Institute for Excellence in Writing (IEW) is perhaps the most well-known writing curriculum among homeschoolers. At least it seems to be among the people I know, both locally and on-line. I’ve been hearing people rave about it for years.  So although I’ve been curious about IEW for a while, I had never actually tried it. In fact, I’d never even had a chance to take an extended look at it. So I was thrilled to be given the opportunity to review IEW’s Student Writing Intensive  (SWI) Level B with the Homeschool Crew.

What do you get?

SWI Level B, designed for students in grades 6-8, includes 4 DVD’s, a student binder with dividers, and about 100 pages of teacher’s notes, handouts, and checklists. The teacher’s notes include detailed instructions for using the program, beginning with the Easy Start Instructions and the Student Notebook Set-up. These are followed by a Scope and Sequence Chart and a chart detailing every segment of the 4 DVD’s. Also included is a suggested course schedule, which breaks down the 15 lessons into daily sessions spanning 30 weeks.  There are Teacher’s Notes for each lesson that include how much of the DVD to watch, key details from the video, and the writing assignments for that lesson. The corresponding student pages follow the Teacher’s Notes.

How does it work?

The lessons begin with teaching students how to write a key word outline. The DVD’s are live recordings of Andrew Pudewa teaching the material to a classroom of students, so you are able to watch this process from beginning to end. Key word outlines include important words from every sentence of a source document. The student uses this outline to rewrite the information from the source document using his own words.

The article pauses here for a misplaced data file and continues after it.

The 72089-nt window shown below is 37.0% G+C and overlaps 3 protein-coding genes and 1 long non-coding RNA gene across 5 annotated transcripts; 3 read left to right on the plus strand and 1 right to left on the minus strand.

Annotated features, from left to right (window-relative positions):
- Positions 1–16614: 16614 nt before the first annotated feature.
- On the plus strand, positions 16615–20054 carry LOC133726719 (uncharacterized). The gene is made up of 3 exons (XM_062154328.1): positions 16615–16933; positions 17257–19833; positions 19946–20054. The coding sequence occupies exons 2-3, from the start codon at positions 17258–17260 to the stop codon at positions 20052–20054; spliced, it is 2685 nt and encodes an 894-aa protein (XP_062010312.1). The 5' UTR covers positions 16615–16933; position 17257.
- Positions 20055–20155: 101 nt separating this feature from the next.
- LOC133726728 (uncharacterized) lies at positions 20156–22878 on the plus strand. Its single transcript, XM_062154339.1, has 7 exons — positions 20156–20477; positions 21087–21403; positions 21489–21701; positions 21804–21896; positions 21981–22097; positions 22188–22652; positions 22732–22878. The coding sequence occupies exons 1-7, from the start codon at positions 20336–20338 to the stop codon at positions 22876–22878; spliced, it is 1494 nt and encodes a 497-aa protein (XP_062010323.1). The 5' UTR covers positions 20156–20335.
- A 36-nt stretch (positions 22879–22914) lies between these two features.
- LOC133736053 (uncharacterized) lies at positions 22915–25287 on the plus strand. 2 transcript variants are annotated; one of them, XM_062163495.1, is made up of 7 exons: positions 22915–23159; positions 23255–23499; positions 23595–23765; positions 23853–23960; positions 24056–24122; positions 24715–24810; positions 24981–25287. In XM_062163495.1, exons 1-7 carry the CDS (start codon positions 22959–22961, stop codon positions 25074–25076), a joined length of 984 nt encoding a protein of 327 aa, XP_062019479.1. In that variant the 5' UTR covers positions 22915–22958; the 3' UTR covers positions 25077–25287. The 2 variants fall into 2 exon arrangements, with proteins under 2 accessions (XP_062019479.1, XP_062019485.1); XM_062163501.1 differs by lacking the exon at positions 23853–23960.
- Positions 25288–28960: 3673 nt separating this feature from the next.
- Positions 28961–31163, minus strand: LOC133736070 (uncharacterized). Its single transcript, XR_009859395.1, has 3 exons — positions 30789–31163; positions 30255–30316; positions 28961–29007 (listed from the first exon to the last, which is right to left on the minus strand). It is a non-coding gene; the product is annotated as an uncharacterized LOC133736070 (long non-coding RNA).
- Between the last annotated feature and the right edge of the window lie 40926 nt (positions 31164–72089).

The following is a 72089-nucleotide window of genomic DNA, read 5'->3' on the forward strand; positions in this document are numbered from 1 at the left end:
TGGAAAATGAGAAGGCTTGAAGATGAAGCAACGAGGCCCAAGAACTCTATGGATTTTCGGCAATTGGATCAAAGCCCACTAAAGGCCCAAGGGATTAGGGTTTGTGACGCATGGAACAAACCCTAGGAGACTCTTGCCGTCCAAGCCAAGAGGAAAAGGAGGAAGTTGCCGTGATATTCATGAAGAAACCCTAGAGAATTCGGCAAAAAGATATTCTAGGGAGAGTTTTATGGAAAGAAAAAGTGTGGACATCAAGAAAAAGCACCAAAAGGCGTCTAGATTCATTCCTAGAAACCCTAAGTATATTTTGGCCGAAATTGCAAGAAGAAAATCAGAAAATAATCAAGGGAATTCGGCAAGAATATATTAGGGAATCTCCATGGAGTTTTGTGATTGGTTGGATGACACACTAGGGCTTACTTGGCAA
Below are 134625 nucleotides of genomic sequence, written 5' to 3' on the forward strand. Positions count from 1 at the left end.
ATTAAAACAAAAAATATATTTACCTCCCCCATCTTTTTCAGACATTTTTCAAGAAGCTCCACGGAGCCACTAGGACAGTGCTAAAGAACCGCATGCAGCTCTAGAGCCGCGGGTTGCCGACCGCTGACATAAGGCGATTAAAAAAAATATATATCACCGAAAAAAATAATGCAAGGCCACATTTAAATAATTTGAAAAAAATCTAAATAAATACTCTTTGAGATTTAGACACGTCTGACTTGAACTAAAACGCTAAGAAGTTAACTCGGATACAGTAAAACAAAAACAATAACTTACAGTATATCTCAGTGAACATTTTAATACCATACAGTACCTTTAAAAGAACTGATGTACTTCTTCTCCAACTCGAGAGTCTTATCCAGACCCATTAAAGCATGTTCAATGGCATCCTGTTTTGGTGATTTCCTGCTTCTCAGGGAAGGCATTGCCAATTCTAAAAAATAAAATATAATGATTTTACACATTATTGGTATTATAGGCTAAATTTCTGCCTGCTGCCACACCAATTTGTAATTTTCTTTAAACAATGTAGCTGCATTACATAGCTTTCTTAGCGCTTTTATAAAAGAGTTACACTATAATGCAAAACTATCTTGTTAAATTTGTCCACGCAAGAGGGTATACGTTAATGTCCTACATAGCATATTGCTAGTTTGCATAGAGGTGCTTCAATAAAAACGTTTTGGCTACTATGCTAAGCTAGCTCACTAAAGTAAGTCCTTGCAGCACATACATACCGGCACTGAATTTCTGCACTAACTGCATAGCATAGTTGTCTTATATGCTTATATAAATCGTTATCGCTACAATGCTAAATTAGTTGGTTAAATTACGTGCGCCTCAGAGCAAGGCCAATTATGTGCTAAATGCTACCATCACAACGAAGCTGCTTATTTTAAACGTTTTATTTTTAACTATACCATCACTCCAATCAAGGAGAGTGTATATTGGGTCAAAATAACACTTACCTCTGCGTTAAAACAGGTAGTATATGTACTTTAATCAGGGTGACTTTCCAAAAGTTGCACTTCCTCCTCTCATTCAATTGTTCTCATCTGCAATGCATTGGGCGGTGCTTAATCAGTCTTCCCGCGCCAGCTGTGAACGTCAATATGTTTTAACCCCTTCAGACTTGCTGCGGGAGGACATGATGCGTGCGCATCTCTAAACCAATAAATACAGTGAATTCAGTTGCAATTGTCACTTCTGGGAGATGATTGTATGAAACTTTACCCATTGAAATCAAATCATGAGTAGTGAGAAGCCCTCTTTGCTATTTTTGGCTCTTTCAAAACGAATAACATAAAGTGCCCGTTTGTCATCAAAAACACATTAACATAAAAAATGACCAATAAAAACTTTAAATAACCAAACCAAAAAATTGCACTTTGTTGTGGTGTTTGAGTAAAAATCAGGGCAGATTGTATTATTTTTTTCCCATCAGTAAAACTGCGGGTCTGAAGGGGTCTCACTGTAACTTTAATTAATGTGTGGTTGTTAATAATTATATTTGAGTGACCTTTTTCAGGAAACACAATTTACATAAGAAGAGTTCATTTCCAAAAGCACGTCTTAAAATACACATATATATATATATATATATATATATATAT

The concept of “dress-ups” is also introduced in the first lesson. “Dress-ups” is a term Andrew Pudewa uses to describe ways to add variety to writing. They are additions such as who/which clauses, “ly” adverbs, strong verbs, and because clauses.

Pudewa also makes use of banned words lists. Banned words are words that are overused and not particularly descriptive. The students on the DVD brainstorm and make lists of different words to use in place of specific banned words. The student watching from home has a sheet in his notebook to record these replacement words and can then use them in his own writing.

The students are given writing assignments to practice using the skills taught on the video. Some of these are the same assignments that the students in the video are given, but there is also additional source material included in the handouts for extra writing practice.

Building on the foundation of the key word outline practiced in Lessons 1-6, Andrew Pudewa moves on to teach Story Writing, Report Writing, and Creative Writing in Lessons 7-15. Grammar concepts are discussed throughout the course in relation to writing. Editing skills are also practiced throughout.